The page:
What Does It Mean If Your Blood Pressure is 98/48 With the Pulse of 73?
What does the Systolic and the Diastolic Pressure mean? Please Explain. =)) Thank You =)
Blood pressure (BP) is the pressure from the heart contractions that's applied on the blood vessel wall. The difference is the pulse pressure.
Many factors affect BP, eg stress, kidney damp squib (kidney control and regulate BP) exercise, medical problems eg stroke, age, infection... Usually athletes have lower BP and pulse.
If you are a teenager-early adulthood, BP of 98/48 with pulse of 73 is great and ordinary!
If systolic blood pressure is less than 90 mmHg or diastolic blood pressure is less than 60 mmHg, then it is considered as hypotension / low blood pressure. In the blood pressure reading 98/48 mmHg, systolic BP is low ordinary and diastolic BP is below normal.
Blood pressure readings are measured in millimeters of mercury (mmHg) and usually given as 2 numbers. For example, 110 over 70 (written as 110/70).
* The top number is the systolic blood pressure reading. It represents the maximum pressure exerted when the heart contracts.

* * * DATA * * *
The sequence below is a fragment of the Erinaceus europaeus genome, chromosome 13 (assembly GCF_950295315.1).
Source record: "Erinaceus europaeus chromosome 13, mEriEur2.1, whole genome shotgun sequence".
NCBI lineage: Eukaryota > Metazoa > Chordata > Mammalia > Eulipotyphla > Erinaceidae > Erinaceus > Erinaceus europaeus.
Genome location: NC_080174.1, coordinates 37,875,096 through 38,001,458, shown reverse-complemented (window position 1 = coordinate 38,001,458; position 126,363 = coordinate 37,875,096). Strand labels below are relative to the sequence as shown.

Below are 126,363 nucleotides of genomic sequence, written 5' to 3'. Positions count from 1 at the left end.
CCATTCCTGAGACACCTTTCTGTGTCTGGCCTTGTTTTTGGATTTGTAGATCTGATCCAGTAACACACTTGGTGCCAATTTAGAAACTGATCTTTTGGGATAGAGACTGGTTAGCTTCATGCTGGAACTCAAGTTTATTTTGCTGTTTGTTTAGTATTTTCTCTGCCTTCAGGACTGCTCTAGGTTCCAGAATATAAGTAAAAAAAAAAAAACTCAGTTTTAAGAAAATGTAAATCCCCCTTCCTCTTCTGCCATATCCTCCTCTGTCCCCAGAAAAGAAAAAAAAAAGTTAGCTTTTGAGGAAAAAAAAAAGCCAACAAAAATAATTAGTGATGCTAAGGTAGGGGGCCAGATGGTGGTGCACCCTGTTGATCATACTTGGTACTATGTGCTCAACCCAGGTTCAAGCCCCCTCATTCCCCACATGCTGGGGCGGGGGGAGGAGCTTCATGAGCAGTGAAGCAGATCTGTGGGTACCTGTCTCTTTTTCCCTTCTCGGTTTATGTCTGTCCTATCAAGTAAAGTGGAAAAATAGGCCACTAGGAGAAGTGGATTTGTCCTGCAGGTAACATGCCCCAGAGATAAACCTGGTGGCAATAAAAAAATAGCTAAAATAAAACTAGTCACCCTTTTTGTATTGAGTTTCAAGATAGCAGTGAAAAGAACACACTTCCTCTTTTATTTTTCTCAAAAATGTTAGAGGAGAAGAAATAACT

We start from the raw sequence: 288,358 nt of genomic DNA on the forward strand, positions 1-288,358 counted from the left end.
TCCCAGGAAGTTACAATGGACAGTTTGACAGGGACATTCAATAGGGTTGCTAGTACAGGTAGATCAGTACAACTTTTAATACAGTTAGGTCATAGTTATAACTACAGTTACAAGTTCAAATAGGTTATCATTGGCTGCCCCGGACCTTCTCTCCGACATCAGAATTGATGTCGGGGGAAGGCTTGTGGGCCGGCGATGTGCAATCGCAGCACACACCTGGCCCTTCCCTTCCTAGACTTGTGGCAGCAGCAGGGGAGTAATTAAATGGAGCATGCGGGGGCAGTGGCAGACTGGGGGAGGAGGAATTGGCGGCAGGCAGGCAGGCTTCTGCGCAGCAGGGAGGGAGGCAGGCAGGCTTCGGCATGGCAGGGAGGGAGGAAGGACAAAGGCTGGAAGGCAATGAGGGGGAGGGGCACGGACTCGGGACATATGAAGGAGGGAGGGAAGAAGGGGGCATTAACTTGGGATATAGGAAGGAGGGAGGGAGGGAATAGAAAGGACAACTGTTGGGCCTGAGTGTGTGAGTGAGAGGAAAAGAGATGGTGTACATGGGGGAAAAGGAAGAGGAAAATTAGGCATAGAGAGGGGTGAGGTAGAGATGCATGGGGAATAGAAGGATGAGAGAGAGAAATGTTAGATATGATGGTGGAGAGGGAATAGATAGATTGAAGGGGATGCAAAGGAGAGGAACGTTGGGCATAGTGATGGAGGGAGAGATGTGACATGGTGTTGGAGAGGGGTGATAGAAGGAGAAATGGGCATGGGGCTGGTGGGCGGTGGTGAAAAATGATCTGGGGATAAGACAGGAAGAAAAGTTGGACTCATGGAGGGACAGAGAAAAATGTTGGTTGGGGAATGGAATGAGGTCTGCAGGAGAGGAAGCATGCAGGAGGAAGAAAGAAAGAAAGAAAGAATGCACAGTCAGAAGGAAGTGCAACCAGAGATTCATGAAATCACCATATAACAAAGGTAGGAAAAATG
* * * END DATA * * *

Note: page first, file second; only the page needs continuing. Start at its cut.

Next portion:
* The bottom number is the diastolic blood pressure reading. It represents the minimum pressure within the arteries when the heart is at rest.
The cardinal symptom of hypotension is lightheadedness or dizziness. If the blood pressure is sufficiently low, fainting and often seizures will crop up.
Low blood pressure can usually be treated with success. Source(s): http://www.nlm.nih.gov/medlineplus/ency/…
At 73 the pulse is in the normal grown range which is 60 to 100.
Systolic BP is very basically the pressure when your heart contracts and diastolic when it relaxes. Single one stale readings are never to be considered diagnostic of anything. It is also important that cuff size is correct, too large and the reading is artificially low, and to ensure that any reading are taken properly with an accurate device.
That said in a normal grown individual on no medication 98/48 is an admirably healthy reading. Below the average and thus giving the individual a lower than average stroke and heart attack risk if maintained. Source(s): GP for more years than I thinking to remember